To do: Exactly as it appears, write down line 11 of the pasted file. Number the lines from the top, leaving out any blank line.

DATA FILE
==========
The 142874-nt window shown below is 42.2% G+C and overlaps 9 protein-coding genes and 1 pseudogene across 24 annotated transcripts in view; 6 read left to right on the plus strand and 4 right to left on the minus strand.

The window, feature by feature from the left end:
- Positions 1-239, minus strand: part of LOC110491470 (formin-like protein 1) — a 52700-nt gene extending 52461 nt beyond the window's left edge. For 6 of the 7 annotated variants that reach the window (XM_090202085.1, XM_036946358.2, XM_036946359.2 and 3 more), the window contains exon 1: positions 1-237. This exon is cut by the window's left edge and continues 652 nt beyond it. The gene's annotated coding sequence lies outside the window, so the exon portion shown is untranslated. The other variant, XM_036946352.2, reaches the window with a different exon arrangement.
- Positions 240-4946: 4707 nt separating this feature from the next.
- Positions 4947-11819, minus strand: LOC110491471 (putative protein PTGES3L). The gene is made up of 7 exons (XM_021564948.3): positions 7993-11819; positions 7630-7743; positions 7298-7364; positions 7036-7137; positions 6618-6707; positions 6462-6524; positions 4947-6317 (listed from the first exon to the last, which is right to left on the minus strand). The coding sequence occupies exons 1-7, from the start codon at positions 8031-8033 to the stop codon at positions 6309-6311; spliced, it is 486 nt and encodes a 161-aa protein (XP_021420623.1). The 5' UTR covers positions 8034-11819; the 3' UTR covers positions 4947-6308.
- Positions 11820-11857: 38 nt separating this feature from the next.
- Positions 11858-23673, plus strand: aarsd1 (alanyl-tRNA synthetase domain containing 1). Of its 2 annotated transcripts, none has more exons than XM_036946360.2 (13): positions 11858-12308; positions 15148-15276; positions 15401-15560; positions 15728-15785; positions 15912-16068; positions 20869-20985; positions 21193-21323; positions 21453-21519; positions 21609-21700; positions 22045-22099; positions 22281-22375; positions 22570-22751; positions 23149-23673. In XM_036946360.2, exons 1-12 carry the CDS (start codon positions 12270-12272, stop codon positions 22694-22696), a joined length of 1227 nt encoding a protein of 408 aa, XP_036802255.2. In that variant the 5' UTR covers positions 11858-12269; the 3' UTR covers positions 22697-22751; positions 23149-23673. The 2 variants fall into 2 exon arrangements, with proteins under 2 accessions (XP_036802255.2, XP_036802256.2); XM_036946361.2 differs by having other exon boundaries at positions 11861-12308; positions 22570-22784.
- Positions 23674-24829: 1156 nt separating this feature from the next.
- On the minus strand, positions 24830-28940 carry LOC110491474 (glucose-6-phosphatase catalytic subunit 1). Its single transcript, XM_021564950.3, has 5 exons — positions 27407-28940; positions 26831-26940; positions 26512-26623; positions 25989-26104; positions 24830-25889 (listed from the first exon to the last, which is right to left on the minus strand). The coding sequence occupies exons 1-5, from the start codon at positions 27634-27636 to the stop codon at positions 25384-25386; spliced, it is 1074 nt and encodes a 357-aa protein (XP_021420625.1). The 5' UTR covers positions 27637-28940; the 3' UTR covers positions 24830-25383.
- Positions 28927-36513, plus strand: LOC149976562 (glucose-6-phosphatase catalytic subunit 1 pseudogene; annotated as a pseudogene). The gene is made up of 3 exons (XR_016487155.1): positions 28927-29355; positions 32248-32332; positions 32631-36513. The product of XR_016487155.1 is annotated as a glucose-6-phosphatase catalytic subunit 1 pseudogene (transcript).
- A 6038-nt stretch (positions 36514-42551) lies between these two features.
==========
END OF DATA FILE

- A 6038-nt stretch (positions 36514-42551) lies between these two features.